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Updated on Tuesday, July 7, 2020
Wealth management is a top-tier financial management service that caters to wealthy individuals by curating and coordinating the right mix of financial products, experts and strategies to help grow and protect their wealth. It’s a consultative process that focuses on a client’s entire financial picture, not just one part of it.
Someone who is a wealth manager coordinates a team of experts to help their client reach their financial goals. Find out more about what their services entail to help you determine whether wealth management may be right for you.
- What does wealth management entail?
- Do I need a wealth manager?
- Why use wealth management?
- How does wealth management compare to other services?
- How to choose a wealth management firm
- Wealth management FAQs
What does wealth management entail?
For high net worth individuals (as defined by the SEC as having over $1.5 million, or at least $750,000 under management), managing their assets can be a full-time job. This is where wealth management enters the picture.
Wealth management offers a comprehensive package of financial services that can touch on every part of the client’s financial life, from investment advice to tax and estate planning. To do this, wealth managers will tap professionals and experts, such as accountants or lawyers, to help execute their client’s overall financial plan and strategy, which will be customized to their unique situation.
Wealth management services can include:
- Analysis of cash flow and debt
- Banking services
- Business planning
- Charitable giving planning
- Estate planning
- Insurance analysis
- Investment management
- Legacy planning
- Legal advice
- Portfolio management
- Retirement planning
- Risk management and asset protection
- Social Security analysis
- Tax advice
Do I need a wealth manager?
When it comes to various types of financial planning services, wealth management is the cream of the crop. Wealth managers generally focus on helping high net worth individuals manage all of the intricacies that come along with high levels of wealth, like tax complexities and estate planning challenges. If you need assistance in these areas, a wealth manager could be helpful.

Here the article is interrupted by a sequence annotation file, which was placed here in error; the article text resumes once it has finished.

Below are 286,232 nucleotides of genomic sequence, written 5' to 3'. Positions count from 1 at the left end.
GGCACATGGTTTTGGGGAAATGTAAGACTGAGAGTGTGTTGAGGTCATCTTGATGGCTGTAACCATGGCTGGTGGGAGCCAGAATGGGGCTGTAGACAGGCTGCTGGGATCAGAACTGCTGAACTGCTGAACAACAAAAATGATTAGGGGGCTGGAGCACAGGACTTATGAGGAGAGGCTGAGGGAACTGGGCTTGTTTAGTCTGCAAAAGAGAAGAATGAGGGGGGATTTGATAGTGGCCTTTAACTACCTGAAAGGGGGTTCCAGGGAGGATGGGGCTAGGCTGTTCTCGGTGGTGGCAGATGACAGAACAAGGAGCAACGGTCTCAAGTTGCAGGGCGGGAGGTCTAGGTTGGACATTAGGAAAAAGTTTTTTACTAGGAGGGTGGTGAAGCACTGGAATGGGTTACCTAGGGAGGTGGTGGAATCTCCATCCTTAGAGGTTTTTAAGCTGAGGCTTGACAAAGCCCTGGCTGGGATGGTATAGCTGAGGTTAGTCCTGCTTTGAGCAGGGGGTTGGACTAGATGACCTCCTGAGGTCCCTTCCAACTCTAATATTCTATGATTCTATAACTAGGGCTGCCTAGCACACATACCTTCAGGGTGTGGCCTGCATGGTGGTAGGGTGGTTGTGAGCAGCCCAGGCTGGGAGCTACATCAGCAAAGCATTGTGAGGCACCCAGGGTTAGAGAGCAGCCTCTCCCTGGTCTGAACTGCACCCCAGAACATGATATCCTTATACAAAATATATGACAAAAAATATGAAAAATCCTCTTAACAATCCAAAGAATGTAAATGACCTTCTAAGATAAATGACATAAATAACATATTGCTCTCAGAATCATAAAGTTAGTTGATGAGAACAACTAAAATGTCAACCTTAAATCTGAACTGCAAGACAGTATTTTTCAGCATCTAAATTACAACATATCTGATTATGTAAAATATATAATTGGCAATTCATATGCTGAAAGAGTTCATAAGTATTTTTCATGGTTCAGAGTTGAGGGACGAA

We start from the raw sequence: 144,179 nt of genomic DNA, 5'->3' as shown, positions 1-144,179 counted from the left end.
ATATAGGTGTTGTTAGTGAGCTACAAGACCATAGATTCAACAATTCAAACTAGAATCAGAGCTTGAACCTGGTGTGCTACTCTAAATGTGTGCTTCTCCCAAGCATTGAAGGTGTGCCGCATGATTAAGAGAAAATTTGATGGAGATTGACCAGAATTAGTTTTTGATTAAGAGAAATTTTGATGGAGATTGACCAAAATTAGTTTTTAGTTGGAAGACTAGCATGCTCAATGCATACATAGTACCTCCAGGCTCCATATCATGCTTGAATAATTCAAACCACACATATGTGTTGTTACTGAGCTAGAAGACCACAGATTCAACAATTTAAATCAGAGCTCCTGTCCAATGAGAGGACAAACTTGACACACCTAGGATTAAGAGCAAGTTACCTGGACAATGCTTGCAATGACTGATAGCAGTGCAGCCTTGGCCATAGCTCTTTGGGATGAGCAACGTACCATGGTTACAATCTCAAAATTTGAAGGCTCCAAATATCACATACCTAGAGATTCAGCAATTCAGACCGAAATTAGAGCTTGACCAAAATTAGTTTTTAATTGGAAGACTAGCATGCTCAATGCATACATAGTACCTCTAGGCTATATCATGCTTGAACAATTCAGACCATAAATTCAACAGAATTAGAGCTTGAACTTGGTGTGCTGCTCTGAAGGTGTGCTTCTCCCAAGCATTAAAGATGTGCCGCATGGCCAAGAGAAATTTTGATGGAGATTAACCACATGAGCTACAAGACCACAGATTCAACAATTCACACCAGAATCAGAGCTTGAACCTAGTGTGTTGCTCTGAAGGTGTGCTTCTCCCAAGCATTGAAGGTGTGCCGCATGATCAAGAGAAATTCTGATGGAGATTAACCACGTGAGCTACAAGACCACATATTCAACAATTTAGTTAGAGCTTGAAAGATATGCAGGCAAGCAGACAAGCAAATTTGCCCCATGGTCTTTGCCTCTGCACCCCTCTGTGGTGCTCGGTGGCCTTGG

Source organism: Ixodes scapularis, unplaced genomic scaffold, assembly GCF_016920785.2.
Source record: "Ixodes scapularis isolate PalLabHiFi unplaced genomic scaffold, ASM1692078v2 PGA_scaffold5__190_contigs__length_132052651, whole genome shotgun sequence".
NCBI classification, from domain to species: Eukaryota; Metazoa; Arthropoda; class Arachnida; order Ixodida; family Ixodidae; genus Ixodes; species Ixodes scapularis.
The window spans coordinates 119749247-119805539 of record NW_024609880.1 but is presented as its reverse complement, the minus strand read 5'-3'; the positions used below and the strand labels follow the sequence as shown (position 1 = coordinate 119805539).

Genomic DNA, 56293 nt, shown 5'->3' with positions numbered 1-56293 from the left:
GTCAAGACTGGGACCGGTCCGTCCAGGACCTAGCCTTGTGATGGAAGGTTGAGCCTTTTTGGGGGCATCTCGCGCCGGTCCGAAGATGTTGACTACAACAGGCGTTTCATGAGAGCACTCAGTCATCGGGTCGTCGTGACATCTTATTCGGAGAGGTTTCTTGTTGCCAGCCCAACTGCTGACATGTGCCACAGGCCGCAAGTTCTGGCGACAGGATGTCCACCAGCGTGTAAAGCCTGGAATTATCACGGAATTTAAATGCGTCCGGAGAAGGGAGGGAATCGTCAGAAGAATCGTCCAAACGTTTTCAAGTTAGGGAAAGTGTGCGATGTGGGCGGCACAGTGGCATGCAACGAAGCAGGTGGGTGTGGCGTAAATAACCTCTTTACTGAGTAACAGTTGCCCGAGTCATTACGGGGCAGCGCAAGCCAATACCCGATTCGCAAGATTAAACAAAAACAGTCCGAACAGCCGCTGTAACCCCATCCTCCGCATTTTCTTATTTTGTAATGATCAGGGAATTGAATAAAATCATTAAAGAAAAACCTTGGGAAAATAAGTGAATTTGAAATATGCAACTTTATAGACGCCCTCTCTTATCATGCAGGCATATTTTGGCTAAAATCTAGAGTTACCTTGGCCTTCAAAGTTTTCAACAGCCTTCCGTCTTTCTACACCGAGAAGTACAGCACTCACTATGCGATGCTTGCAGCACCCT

Wealth managers are usually not needed for the typical consumer, and are instead often enlisted by high net worth and ultrahigh net worth individuals. Many wealth managers require investment minimums that can climb into the millions. In fact, the certified private wealth advisor (CPWA) certification, designed for wealth managers, specifies that it is designed to address the needs of clients with a minimum net worth of $5 million.
Additionally, the fees that wealth managers can charge — typically a percentage of a client’s assets under management — can be a deal breaker for the typical consumer.
Why use wealth management?
Whether or not wealth management is going to be beneficial to you largely depends on your financial situation. That being said, wealth management offers the following key benefits:
- Convenience: Instead of taking the time and effort to research and hire a slew of different professionals to meet each one of your financial needs, your wealth manager acts as a sort of concierge, bringing the right advisors to you.
- Personalization: When it comes to customization, it doesn’t get much more personalized than wealth management. Unlike a robo-advisor, which might offer you one of three pre-built portfolios, your wealth manager will make sure that every part of your financial plan — from your investment strategy to your tax plan — is customized to fit your needs and goals.
- Focus on protecting generational wealth: Wealth management can assist high net worth individuals with the complex process of transferring their wealth, as wealth management services include estate planning and specialized tax help. Your wealth manager should be able to help you minimize fees and taxes, while also focusing on protecting generational wealth.
How does wealth management compare to other services?
Wealth management advisor vs. asset management
It can be easy to get wealth management confused with other types of management services, such as asset management. The main difference between wealth management and asset management (or portfolio management) is that while wealth management takes a comprehensive approach to a client’s finances, asset management takes a more granular approach by focusing specifically on a client’s investments.
The typical role of an asset manager is to focus on the performance of your portfolio and your asset allocation, and can include the following services:
- Risk assessment
- Portfolio design
- Investment rebalancing
- Tax minimization strategies
- Monitoring of investments
- Asset distribution
Additionally, wealth management tends to be more exclusive than asset management. Fidelity, for example, offers an investment management service in which you work with a team of advisors. This requires a minimum investment of $50,000 and an advisory fee of 1.05%. However, it also provides a dedicated advisor for investment management through its Wealth Advisor offering, which requires a significantly higher minimum investment of $250,000 and an advisory fee ranging up to 1.50%.